For normal hands, if you shoot thumbs high/up, then that may put the skin of the web of your hand up above the tang where you might get bit. If you shoot thumbs straight forward and/or locked down by support hand, then you probably won't be one of the bitten as the skin of the web will be under tension and not puffed up above the tang.

It appears it has a lot to do with both how high you grip (and you can't get higher than the web of your hand crammed right below the tang), and whether not your grip puts the skin of the web of your hand under tension.
 

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Let me try it this way:

That's true. I think what I really wanted to do was repeat a question that I asked in another thread, to wit, what is the date range for production of the Practical?

"'90 through present...though Browning hasn't imported them for something like 10 years now."

I gather from this post that the answer is early '90s up to when they stop importing them to USDM. But, apparently, they are still being produced for other markets, and, if reintroduced to the USDM, could cause a drop in value of the used Practical market.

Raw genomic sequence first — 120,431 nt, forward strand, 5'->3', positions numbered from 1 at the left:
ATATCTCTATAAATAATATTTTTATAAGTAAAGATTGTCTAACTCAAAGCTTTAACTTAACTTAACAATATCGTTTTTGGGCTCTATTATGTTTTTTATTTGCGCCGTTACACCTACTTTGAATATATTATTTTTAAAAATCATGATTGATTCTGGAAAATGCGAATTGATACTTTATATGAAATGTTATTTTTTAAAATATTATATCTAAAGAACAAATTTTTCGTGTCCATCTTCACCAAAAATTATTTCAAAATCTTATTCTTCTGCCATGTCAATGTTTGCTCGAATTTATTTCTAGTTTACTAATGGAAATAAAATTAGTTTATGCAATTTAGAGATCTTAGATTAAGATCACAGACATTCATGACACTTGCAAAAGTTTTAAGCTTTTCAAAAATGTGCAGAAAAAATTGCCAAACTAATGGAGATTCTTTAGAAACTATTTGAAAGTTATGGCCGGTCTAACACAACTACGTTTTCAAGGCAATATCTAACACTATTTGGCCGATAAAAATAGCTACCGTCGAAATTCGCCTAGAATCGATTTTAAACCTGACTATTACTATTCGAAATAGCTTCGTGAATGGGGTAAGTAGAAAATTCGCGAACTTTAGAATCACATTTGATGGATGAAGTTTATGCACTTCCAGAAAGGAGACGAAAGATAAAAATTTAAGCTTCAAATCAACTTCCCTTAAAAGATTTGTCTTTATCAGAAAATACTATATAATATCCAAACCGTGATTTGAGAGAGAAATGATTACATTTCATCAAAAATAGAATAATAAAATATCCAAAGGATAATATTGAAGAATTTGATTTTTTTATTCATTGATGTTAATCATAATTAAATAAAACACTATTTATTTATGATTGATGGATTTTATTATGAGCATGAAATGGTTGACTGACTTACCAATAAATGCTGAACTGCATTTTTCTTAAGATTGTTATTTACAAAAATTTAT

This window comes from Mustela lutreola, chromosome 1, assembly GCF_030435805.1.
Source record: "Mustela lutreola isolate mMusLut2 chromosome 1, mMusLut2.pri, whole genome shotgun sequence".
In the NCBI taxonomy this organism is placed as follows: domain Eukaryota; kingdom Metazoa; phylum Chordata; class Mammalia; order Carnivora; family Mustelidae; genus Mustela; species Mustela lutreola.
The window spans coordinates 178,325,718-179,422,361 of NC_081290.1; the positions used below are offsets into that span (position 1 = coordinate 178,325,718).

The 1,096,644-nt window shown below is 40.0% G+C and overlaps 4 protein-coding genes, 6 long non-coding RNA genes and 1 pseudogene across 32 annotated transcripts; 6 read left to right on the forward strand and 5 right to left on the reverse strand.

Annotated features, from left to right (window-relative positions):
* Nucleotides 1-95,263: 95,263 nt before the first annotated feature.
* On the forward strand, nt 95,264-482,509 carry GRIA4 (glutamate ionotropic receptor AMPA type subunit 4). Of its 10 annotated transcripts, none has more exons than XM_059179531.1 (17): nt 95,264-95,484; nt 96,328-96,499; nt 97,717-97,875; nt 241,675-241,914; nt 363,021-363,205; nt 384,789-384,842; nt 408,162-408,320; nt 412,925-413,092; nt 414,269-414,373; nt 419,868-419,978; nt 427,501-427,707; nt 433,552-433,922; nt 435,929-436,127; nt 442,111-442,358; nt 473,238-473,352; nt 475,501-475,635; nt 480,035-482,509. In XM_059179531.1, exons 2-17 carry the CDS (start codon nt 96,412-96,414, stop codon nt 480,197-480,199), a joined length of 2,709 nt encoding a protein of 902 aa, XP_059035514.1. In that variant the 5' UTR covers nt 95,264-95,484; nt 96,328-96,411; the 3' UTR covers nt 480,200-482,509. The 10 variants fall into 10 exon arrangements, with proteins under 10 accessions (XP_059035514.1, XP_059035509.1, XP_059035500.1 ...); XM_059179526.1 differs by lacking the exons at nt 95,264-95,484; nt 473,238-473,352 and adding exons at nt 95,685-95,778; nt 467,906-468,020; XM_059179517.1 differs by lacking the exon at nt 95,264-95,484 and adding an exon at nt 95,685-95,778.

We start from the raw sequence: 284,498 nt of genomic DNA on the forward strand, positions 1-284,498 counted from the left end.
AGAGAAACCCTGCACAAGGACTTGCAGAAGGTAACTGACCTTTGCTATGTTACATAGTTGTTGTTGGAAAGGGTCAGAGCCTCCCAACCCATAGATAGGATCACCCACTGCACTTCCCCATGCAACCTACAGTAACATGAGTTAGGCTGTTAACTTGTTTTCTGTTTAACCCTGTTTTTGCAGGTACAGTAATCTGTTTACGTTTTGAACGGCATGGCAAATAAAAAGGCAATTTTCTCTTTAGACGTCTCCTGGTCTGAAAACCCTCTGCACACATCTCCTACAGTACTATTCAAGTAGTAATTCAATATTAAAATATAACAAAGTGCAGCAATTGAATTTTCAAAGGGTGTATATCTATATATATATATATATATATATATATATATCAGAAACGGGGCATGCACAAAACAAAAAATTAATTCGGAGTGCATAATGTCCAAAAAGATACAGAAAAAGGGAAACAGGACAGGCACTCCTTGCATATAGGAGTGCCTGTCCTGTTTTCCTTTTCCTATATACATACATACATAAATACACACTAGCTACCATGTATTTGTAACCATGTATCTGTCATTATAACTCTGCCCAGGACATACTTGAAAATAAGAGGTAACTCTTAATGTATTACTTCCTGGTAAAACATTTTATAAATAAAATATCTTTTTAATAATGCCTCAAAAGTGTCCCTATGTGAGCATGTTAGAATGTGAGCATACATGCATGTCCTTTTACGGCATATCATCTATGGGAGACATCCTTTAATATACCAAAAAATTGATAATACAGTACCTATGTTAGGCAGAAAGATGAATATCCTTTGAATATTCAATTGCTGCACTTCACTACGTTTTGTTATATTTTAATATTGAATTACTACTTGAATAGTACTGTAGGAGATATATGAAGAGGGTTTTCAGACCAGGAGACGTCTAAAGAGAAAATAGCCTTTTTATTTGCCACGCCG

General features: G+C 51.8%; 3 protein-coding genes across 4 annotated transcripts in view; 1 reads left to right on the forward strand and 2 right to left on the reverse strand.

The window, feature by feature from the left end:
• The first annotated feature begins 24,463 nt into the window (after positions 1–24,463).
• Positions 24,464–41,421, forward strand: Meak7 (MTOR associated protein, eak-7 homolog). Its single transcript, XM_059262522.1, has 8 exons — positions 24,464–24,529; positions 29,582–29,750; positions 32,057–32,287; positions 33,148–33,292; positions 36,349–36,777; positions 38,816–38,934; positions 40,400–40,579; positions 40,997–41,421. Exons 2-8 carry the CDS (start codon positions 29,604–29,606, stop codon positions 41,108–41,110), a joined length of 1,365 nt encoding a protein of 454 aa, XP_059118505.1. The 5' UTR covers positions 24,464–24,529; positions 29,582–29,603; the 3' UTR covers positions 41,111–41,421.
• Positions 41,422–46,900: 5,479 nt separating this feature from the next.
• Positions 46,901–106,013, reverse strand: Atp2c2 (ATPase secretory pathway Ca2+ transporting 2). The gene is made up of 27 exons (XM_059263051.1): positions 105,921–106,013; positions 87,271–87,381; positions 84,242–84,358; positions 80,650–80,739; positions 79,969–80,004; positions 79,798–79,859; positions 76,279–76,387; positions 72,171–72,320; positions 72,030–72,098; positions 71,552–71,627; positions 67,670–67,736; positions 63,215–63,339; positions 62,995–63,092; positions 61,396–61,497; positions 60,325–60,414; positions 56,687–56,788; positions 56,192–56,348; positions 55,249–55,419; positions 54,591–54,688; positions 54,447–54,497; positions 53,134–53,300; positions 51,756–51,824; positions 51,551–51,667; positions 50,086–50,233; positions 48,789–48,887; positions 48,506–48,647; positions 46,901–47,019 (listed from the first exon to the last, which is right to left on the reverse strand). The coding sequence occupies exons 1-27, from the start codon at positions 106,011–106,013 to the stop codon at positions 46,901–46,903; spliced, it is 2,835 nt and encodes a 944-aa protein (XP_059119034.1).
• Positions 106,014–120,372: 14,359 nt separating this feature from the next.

Again, "'90 through present...though Browning hasn't imported them for something like 10 years now." Moot point IMHO as I doubt Browning will ever import the Practical again

Is there any correlation between the frame (forged or cast) and the hammer (spur or ring)?

No, none. Except for the concurrently produced final runs of the T series ('71/'72), the ring hammer was abandoned in regular production in '71. The return of the ring hammer is one of the signature features specific to the Practical Model...again in '90. But for the frame, a forged frame '90 Practical Model looks the same as a cast frame '93 Practical Model.

What does this casting mark look like? Is it a letter of the alphabet or a symbol like a triangle?

This:



Many thanks, submoa.
 

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Here's what the current production FN Practicals and Silver Chromes look like.

Note the low mounted LPA adjustable sights. This is something that we have not seen on Browning-imported Practicals and Silver Chromes.